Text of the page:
Real estate sector in India is one of the key sectors when it comes to revenue generation. Multiple builders, brokers and vendors manage to fish out huge profits from this sector. But like in other sectors, certain events in this segment do go out of hand sometimes. In order to keep a close check on the policies and procedures and to ensure fair dealing between builder and buyer, a government bill was passed on March 15, 2016 which was called RERA, Real Estate (Regulation and development) Act 2016.

What is RERA?

The Real Estate (Regulation and Development) Act (RERA) 2016 was formulated to protect the interest of homebuyers and safeguard them against unfair practices of real estate and housing project developers Under RERA, it’s compulsory for developers to obtain all mandatory approvals from various government agencies before they can reveal the project to the public. The developers have to put all the information relating to project on appropriate website of State RERA Authority established by RERA. One of the primary benefits of RERA is the simplification of procedure to file a complaint in RERA authority. Earlier, home buyers had to file a complaint with the Consumer Dispute Redressal Commission) CDRC, which took ample amount of time in disposing of complaint for possession delay. The RERA regime makes it faster to file a complaint and take action against the builder for possession delay.

Objectives of RERA

The RERA Act has the following objectives:

  • To maintain duty towards allottees and guard their interest.
  • To infuse transparency, make certain fair-play and decrease frauds and delays.
  • To establish symmetry of data among the promoter and allotee. To introduce professionalism and pan India standardization.
  • To implement compulsory obligations on each promoter and allottees.
  • To establish speedy-tune dispute resolution mechanism. To establish regulatory oversight mechanism to out into effect contracts.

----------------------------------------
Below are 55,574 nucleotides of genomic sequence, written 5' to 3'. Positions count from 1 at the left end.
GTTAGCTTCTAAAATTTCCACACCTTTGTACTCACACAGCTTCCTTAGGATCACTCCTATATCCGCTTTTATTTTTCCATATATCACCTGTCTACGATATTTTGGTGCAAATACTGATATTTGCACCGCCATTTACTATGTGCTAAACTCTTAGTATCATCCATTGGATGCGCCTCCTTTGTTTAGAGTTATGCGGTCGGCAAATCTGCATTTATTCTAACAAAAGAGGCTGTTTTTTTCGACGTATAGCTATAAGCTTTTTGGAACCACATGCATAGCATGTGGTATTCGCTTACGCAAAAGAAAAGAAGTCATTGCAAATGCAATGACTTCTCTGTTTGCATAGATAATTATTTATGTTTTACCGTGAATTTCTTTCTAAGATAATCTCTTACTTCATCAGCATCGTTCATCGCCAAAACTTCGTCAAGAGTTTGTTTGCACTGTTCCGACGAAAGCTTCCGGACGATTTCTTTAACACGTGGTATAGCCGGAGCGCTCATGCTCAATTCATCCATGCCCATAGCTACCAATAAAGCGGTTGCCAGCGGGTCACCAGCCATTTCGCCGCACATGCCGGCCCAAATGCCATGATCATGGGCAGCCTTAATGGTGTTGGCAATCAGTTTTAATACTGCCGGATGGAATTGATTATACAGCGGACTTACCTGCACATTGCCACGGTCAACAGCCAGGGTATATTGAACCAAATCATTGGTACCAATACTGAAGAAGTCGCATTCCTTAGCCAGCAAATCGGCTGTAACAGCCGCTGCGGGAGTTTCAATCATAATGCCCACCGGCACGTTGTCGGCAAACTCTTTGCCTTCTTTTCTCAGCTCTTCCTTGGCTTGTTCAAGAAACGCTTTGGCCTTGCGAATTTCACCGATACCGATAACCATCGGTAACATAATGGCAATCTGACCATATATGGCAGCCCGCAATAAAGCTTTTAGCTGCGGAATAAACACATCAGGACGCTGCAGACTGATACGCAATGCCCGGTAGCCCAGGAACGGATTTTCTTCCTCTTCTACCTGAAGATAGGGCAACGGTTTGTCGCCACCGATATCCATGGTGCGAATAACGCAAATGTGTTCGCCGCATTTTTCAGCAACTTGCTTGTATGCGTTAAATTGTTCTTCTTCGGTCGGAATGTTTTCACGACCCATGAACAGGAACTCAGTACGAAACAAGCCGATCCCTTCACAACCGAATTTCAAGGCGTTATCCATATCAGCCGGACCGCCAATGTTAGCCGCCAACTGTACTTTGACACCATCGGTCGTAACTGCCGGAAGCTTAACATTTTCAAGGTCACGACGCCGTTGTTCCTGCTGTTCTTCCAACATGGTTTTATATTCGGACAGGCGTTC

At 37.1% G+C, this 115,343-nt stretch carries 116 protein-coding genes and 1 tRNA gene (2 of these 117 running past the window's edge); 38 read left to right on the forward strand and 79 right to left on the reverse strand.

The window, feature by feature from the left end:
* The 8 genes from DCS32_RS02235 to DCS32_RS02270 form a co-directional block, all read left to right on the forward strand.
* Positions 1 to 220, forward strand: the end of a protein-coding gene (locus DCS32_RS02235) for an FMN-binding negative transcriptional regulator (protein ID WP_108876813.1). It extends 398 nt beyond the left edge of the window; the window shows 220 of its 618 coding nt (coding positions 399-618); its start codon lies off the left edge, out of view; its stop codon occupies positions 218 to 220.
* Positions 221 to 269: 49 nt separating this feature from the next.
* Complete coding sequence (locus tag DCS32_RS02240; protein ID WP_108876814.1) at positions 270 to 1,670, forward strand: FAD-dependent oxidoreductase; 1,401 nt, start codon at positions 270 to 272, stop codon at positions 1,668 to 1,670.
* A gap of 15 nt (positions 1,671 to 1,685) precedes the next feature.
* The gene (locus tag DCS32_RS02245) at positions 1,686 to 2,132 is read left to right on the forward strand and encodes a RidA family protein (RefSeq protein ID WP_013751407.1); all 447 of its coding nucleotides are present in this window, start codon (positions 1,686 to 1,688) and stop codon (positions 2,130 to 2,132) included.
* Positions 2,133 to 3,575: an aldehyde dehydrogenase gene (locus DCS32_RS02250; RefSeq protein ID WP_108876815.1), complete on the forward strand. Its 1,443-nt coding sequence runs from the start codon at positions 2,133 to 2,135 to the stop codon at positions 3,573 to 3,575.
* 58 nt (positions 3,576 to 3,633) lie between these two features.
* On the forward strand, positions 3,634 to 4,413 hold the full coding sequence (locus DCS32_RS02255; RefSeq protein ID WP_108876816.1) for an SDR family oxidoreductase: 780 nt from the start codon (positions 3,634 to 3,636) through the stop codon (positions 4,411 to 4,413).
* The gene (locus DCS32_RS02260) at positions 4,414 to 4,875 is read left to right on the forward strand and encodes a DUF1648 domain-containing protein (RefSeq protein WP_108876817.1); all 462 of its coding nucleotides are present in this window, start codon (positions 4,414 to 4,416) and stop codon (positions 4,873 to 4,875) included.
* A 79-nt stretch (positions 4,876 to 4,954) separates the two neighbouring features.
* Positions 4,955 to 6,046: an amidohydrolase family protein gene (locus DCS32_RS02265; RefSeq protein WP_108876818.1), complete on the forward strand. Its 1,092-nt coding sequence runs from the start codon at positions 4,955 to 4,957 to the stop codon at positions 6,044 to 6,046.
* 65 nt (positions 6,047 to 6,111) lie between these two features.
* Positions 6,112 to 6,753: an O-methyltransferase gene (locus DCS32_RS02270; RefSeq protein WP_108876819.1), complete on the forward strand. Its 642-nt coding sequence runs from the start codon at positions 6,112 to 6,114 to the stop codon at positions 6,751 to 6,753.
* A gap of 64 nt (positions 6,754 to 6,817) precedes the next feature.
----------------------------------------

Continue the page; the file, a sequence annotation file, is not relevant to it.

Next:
• To sell right governance in the quarter which in turn would create investor self belief.

How will RERA impact home buyers

Some of the important compliances are:

  • Informing allottees about any minor addition or alteration.
  • Sharing information like project plan, layout, government approvals, land title status, sub-contractors.
  • No launch or advertisement before registration with RERA.
  • Consent of 2/3rd allottees about any other addition or alterations.
  • Consent of 2/3rd allottees for transferring majority rights to 3rd party.
  • Increased assertion on the timely completion of projects and delivery to the consumer.
  • An increase in the quality of construction due to a defect liability period of five years.
  • Formation of RWA within specified time or 3 months after majority of units has been sold.

Hence the most positive aspect of this Act is that it provides a unified legal regime for the purchase of flats, apartments, etc. and looks to standardise the practice across the country.

How to register projects under RERA

Following are the guidelines to follow in order to register a project under RERA.

  • Applying for project registration with RERA.
  • Registration of agents/brokers with RERA.
  • Mandatory registration of new and existing projects with RERA before launch.
  • Maximum 1 year extension in case of delay due to no fault of developer.
  • Timely updating of RERA website.
  • Annual audit of project accounts by a CA.
  • Authenticated copy of all approvals including commencement certificate, sanctioned plan, layout plan, specifications, plan of development work, proposed facilities,
  • Proforma allotment letter and agreement for sale and conveyance deed.
  • Separate registration of different phases of a single projects.
  • Developers to share details of projects launched in last 5 years with status and reason for delay with RERA.
  • Conveyance deed for common area in favour of RWA.
  • Project completion time period. Construction and land title insurance.
  • Dispute resolution within 6 months at RERA and RERA appellate tribunals.